At some point, you’ll need to clean off the elements on the typeface. I use a wire brush, but any stiff brush should do. Some people clean them after every time they type, but I’m not that meticulous. You’ll know they definitely need cleaning when your o’s and a’s start looking like solid black dots.
          A good adjustable height chair might be better for typing because you can make sure your hands are at the roughly 90 degree angle that’s most comfortable.
          Even though the SG-1 has the most useful features of any standard typewriter (except maybe the Hermes Ambassador), I’ve never been won over by it. My hands and wrists get tired typing on it after a short while. But don’t let me discourage you before you’ve even tried it! There are a lot of people on the internet who love them, and hopefully you will, too.

          • Thanks so much for your reply.

            Let me ask you this:

            I’m looking for a typewriter that will allow me to produce good, dark letters on the page with minimal effort.

            I saw you mentioned that you really love the Hermes Ambassador.

            Also just saw a YouTube video of a typing test of the Hermes Ambassador, and it seemed like it was typing dark letters Pretty easily.

            I have been reading reviews and then sort of torn between possibly a Royal and the Hermes.

            What do you think?

          • Daryl Nash says:

            Unfortunately, I don’t have an easy answer for you. A lot of it comes down to personal taste.
            Any typewriter in good repair should produce solid, dark type on the page. Based on what you’ve described, it sounds like practicing striking the keys may be the best fix for uneven type quality. Typing on a manual takes a little getting used to, and may take a little time to build up finger strength.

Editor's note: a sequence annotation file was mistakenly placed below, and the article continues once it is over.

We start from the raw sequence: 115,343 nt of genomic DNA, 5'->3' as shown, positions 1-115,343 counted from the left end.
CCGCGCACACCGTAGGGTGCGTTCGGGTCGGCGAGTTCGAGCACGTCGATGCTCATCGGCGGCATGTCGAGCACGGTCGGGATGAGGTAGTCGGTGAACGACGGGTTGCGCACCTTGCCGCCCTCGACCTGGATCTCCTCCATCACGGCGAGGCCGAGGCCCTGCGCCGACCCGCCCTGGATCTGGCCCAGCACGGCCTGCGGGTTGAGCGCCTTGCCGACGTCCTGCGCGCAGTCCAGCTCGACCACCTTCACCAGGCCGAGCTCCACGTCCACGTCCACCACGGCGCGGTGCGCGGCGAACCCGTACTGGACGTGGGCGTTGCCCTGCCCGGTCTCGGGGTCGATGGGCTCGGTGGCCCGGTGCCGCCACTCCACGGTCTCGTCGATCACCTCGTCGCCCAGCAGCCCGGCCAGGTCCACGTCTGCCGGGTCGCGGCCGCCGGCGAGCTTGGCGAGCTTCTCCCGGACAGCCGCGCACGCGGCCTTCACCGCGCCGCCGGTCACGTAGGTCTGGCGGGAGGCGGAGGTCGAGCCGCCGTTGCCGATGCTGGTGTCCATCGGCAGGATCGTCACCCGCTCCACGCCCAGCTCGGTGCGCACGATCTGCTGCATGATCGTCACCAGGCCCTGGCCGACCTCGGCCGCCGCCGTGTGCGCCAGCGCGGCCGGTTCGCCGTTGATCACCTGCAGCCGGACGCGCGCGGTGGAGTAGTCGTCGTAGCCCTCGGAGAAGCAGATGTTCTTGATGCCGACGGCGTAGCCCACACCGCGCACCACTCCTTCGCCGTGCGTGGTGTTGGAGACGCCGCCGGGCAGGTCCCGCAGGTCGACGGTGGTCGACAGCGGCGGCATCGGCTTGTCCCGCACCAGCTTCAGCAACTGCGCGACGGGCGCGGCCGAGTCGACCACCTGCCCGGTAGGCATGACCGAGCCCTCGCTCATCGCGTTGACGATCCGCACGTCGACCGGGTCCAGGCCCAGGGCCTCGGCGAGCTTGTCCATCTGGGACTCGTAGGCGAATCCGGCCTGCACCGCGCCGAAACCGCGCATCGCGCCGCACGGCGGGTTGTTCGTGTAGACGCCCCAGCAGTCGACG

In the broadest possible terms, I’d describe the feel of my different typewriters like this:
            The early Royals (#10, Arrow, and KMM) have a very sharp, firm feel, and a staccato rhythm like a machine gun.
            The Olympia portables (SM-3 & 9) have a solid but comfortable feel, and don’t require quite as much force as the Royals.
            My SG-1 is a similar feel to the portables, but the keyboard layout is angled more and isn’t quite as comfortable for me. (But many disagree! It’s often called the Cadillac of manual typewriters…)
            The Hermes portables have a softer, almost mushy touch. The Ambassador is more solid, like the Olympias, but a bit smoother.
            If you can put your hands on an Ambassador without breaking the bank, I highly recommend it. It and the Olympia SM-9 are the two manuals that are probably the easiest for me to type on for the longest.
            If you want the immediacy of typing, but don’t mind an electric, IBM Selectrics also have their charms…
            Good luck in your quest! That’s the same way I ended up with so many typewriters… I just had to try them all.

  2. Olympia SG-1 arrived today. This thing is a beast. What have I gotten myself into? I can’t use this in my apartment, the entire floor shakes. I can only imagine what the neighbors think. However…. it types like a dream.

    (Purchased it from Tom Kern out of Indiana. Phenomenally wrapped, supper speedy shipping, and excellent customer service.) Already, I am producing better, dark letters on the page with little effort.

    • Daryl Nash says:

      That’s great that it types so well for you!

      They are like tanks. I can’t believe it shakes your floor… hope you can find some way to stabilize it. My wife says that they’re very loud when she’s in the bedroom downstairs, although she said the portables were louder than the standards for some reason.

  3. My Olympia SM-3 arrived yesterday. It’s a powerhouse for a portable typewriter. But I just gave it a workout and then went to the SG-1, and wow, the SG-1’s performance is so much more robust. It’s more forgiving if you don’t strike the key hard enough, and dare I say it, it might me a tad quieter than the portable SM-3.

    • Daryl Nash says:

      Your good experience with the SG-1 has made me want to give mine another spin. It doesn’t type as smoothly as either of my two SM-3’s, but I wonder if it needs a better cleaning, or some oil. May have to look into that and experiment a little…